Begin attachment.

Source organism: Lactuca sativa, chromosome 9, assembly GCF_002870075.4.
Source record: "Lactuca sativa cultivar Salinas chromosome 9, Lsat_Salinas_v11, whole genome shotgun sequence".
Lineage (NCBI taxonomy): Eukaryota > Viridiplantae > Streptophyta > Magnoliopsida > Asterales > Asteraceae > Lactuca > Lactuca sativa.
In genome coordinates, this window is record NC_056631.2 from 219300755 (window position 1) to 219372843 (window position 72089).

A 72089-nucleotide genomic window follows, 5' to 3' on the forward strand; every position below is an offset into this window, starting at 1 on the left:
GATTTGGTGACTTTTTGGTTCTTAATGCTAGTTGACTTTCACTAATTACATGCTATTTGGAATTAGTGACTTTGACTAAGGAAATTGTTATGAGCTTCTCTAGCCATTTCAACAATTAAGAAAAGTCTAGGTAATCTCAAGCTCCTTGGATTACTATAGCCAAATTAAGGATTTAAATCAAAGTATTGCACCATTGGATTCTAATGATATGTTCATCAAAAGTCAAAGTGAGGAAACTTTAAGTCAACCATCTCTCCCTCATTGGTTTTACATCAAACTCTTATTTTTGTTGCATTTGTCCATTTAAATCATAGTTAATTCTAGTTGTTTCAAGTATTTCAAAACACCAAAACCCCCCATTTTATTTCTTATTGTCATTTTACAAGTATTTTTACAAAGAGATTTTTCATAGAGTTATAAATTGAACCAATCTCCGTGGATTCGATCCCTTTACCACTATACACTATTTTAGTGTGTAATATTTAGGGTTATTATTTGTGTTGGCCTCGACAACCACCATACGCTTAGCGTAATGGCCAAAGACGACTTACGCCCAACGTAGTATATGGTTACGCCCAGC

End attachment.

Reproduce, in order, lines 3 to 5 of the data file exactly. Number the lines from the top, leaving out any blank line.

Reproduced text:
Lineage (NCBI taxonomy): Eukaryota > Viridiplantae > Streptophyta > Magnoliopsida > Asterales > Asteraceae > Lactuca > Lactuca sativa.
In genome coordinates, this window is record NC_056631.2 from 219300755 (window position 1) to 219372843 (window position 72089).

A 72089-nucleotide genomic window follows, 5' to 3' on the forward strand; every position below is an offset into this window, starting at 1 on the left: